- Movie Rating -

Heat and Dust (1983)

| October 28, 1983

I have a general passion for stories that take me to countries that are unfamiliar to me.  It’s part of the reason that I spend so much time watching National Geographic.  I love the look, the texture, the intricate day-to-day feel of places on this Earth that are unfamiliar to my experience.  Call it armchair open-mindedness.

That, in a nutshell, is the kind of experience that I hoped to gain from Heat and Dust, two stories separated by generations about the connection between India and England and seen through the eyes of two different women.

The film begins in the present when Anne (Julie Christie) inherits the diary of her great aunt Olivia and uses it to discover her fate.  In flashbacks to the 1920s, we meet Olivia (Greta Scacchi), a young woman whose open heart and free manner do not sit well with hard-lined social laws of proper British society.  Heading off for a holiday in England, her husband instructs her to stay with the pack, remains within the cluster of English women and don’t wander too far into the social riggers of India.

We know right away that Olivia is not going to obey.  She falls in love with India and even has an affair with a handsome local named Nawab (Shashi Kapoor) who is good looking, very sophisticated and we know is very likely a killer.  A night of passion leaves Olivia pregnant and this outrages the social standings and traditions on both sides.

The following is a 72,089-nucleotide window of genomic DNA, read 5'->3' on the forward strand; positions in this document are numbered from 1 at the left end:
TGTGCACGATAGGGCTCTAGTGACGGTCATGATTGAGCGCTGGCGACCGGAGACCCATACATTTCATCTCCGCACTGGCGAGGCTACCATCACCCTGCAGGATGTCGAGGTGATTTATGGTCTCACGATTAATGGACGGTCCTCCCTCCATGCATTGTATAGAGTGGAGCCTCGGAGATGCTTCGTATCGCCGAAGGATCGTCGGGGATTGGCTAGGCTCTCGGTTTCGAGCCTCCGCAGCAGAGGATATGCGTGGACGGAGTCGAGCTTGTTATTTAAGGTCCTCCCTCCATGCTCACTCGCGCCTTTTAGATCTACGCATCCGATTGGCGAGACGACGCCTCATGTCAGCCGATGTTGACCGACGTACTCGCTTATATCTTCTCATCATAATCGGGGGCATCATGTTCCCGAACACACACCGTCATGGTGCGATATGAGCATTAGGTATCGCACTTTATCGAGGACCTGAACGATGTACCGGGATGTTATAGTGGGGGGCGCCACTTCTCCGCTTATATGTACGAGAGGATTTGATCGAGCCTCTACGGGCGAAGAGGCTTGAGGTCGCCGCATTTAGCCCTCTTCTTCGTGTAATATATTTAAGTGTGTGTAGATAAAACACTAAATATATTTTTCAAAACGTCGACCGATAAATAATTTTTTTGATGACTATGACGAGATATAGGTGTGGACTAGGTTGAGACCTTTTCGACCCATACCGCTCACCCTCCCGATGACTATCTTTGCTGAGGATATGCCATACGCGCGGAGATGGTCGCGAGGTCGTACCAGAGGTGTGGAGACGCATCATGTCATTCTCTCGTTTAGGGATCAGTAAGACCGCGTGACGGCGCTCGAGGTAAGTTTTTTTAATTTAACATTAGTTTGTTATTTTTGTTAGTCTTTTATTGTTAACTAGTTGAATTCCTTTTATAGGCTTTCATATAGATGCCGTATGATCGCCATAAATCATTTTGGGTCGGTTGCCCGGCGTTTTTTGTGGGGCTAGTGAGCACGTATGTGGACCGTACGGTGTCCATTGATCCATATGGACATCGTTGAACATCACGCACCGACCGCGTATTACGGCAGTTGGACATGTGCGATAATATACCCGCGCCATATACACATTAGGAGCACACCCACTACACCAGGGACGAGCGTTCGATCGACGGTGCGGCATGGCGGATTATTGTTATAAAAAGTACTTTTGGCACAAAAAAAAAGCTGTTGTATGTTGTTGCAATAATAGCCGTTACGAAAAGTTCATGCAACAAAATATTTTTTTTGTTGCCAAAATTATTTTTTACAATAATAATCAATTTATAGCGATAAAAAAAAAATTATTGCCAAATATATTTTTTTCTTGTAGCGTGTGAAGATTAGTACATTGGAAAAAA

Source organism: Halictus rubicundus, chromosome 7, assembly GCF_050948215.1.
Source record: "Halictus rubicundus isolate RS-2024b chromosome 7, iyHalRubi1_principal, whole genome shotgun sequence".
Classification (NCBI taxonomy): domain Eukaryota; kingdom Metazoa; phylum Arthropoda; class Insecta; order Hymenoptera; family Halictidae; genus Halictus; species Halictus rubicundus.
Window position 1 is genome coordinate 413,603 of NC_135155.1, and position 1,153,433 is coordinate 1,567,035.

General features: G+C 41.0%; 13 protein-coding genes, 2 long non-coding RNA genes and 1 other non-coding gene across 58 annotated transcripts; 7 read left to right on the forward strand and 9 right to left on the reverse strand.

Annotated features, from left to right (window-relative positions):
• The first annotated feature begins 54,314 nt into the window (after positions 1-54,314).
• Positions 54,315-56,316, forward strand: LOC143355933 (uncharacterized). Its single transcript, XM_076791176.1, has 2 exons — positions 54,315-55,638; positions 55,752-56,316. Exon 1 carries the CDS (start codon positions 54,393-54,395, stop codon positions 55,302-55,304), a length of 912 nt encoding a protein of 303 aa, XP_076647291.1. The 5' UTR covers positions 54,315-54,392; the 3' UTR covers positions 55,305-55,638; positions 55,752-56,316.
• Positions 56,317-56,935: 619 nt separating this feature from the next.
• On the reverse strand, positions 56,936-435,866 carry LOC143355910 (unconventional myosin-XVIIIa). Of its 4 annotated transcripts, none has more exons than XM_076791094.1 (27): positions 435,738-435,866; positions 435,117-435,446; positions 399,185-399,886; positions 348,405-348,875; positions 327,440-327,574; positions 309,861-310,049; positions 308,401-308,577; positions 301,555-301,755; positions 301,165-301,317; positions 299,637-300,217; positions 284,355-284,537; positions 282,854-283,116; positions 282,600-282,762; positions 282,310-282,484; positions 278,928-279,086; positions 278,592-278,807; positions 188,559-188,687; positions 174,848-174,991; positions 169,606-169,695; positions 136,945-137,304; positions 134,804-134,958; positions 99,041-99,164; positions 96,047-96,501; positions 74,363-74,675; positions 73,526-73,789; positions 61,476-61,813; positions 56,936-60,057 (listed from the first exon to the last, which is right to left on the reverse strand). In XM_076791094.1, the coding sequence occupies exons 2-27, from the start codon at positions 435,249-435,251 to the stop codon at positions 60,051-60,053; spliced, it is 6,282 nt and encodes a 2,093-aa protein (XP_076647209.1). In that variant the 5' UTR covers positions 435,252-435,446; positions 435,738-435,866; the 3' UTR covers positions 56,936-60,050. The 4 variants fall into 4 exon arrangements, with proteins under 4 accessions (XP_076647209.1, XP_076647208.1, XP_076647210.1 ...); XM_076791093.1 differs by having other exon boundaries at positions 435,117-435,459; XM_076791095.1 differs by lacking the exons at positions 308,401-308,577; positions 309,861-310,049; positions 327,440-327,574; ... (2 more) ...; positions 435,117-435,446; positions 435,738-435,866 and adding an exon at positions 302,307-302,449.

The scandal fascinates Anne, so she decides to follow the path that her great aunt took to India and sort of does the same thing.  She falls in love with India, has an affair and becomes pregnant herself.  The map of her journey is the journey of Olivia herself but the movie isn’t about paralleling their common but individual stories.  It is about contrasting the relations between India and England then and now, very much has changed but in terms of sexist attitudes toward women, the song remains the same.

I’ll be honest, I was on board for this movie.  It’s fine.  I loved the intrigue; I loved the sights.  I was even there for the rather trite notion that Anne does exactly the same thing that Olivia did.  And yet, I was always on the sidelines with this movie.  I never really got involved in Olivia’s story nor did I get involved in Anne’s story.  They seemed like passive characters to me and I never got involved.  I wasn’t bored, I wasn’t impatient, but something about the approach to this material just left me cold.

About the Author:

Jerry Roberts is a film critic and operator of two websites, Armchair Cinema and Armchair Oscars.
(1983) View IMDB Filed in: Drama